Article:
Q: Our Music Center can easily be credited for
being the saving grace of my time on Staten Island. I think
that most of the friends I made on the Island, including
you, worked there at one point or another. How old where
you when you worked there and how much of an influence did
the people that worked there influence the shops reputation
for stocking so many great Indie, Punk and Hardcore records?
I was around 22 or 23 when I worked there. It was around
the late 80's early 90's because I remember ordering a lot
of Earache records and tapes and I was really starting to
get into extreme grindcore. (I still love it). Terre Telenko
was the buyer for alternative music and she was quitting
and so she suggested to Ray that he hire me part time since
I was working full time in an accounting dept. at a hospital
and so I jumped on it. I spent all of my pay on records
at that job, since I was getting stuff at cost. Yeah, that
place (Terre specifically) was pretty much like a goddess
to me, especially since she was on WSIA and I listened to
her radio show religiously. We were like close friends for
years and she clued me in to so many records I couldn't
possibly put into words how much her friendship and musical
taste influenced my life. As far as the labels go, it was
great dealing directly with them where possible especially
Dischord who Sleeper basically modeled our entire early
existence around. And we didn't care how much we wore it
on our sleeves either. I was able to get all the (good)
SST records on colored wax pressings when they did the re-issues,
all the Earache picture disks. Every fucking hardcore 7"
that came out any given week. It was like a drug habit.
I was out of control with record buying. John Telenko (Serpico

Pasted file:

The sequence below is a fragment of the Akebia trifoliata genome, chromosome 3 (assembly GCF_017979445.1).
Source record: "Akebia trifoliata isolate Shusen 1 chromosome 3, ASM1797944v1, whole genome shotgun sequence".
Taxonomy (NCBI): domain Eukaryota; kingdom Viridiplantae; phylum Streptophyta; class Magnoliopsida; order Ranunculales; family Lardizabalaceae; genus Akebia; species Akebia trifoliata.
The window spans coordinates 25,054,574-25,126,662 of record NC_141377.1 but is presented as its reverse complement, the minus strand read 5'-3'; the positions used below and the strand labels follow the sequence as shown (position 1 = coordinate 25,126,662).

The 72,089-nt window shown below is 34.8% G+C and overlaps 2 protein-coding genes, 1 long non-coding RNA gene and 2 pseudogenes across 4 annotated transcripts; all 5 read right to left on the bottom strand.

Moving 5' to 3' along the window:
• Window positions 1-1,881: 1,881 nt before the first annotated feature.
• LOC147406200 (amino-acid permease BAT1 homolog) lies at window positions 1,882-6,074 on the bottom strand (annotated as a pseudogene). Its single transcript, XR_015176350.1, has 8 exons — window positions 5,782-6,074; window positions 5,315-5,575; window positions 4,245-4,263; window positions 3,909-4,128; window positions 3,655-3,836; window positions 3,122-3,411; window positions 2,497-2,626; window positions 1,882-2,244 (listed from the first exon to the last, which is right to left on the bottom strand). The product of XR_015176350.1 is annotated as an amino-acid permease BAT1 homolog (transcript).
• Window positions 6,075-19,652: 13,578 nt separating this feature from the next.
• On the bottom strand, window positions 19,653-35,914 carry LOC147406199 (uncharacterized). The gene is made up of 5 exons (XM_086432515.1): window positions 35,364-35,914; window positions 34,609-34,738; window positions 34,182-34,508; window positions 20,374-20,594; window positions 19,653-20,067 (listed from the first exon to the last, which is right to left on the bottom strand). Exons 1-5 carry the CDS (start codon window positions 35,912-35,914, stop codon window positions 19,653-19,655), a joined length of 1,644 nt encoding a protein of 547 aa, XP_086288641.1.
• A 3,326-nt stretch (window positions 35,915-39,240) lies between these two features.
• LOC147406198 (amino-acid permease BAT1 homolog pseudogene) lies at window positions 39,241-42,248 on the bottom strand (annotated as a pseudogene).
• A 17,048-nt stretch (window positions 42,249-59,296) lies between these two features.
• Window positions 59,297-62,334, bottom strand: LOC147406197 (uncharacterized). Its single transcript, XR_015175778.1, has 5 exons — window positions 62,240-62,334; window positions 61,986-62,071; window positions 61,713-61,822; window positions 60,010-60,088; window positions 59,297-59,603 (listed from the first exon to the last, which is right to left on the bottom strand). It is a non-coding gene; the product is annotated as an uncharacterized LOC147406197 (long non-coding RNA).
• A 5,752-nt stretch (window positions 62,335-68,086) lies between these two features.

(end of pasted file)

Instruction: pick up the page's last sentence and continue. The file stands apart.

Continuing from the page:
vocalist) still is a rabid collector. It's insane.
Q: I was always been curious as to how you became
interested in House music and DJ’ing. Can you fill
in the blanks for me? Were you, at any time, a card-carrying
Yeah, admittedly I turned into one. In 1997 almost like
clockwork when I turned 30, I went through a radical change
in my life. It happened really quickly and almost like a
light-switch on/off. I just became completely disinterested
in punk rock or anything metal or rock based. It was a difficult
time 'coming OUT'. I started listening to different music,
getting interested in electronica and house music in particularly.
In interested me how a DJ could go seamlessly from 1 record
to another without anyone knowing there was a change in
the record. Creating endless streams of music. Lifting sounds
and samples from someone else's music for something different.
The concept that the whole is greater than the sum of its
parts. I had made a friend at the gym who gave me a ninety
minute mix tape he made. He went by Dezrok and the tape
was called 'Club Space.' It was a DIY dubbed tape that he
sold for $10 at the club that he played at. I played it
2 or 3 times start to finish and my mind was completely
blown and at that point, I'd never be the same again. I
spent a lot of time trying to deconstruct his tape and figure
out where the songs were starting and where they were ending
but I couldn't. It was completely seamless. And this was
before CD burning and MP3's and digital tech auto-mixing
apps. So I started going to a lot of different clubs (Twilo,
Exit, Tunnel, Roxy, etc..) and doing all the "amusements"
that went along with it. I started hanging out with a lot
of DJ types and my infatuation with a certain type of music
started up all over again. It’s been years and I still
listen to a lot of house and techno and dark trance and
ambient. I don't regret any of those times or all the money
I spent, which was a LOT.
Marillion - "an oddball band to say the least"
Q: Another curiosity of mine is how you came to
love the band Marillion? It seems like an odd pairing considering
your Punk Rock background.
Back when I was in high-school in '82-'83 when I was really
into underground metal, I used to buy Kerrang! magazine.
And they always had articles and coverage of this band Marillion
with a somewhat heavy metal looking logo, but the singer
(Fish) had a weird face paint going on. I used to ask my
friends what they sounded like and they warned me to NOT
buy their records because they sounded like Genesis or prog
or whatever and "they suck". But they looked intriguing
to me. So one day record shopping at "Its Only Rock
and Roll" on 8th street I saw a cut out promo version
for $3 of their 'Fugazi' (2nd) LP and I gambled the money
to see what they sounded like. At first I didn't get it.
The first song 'Assassing' was a cross of new wave and dance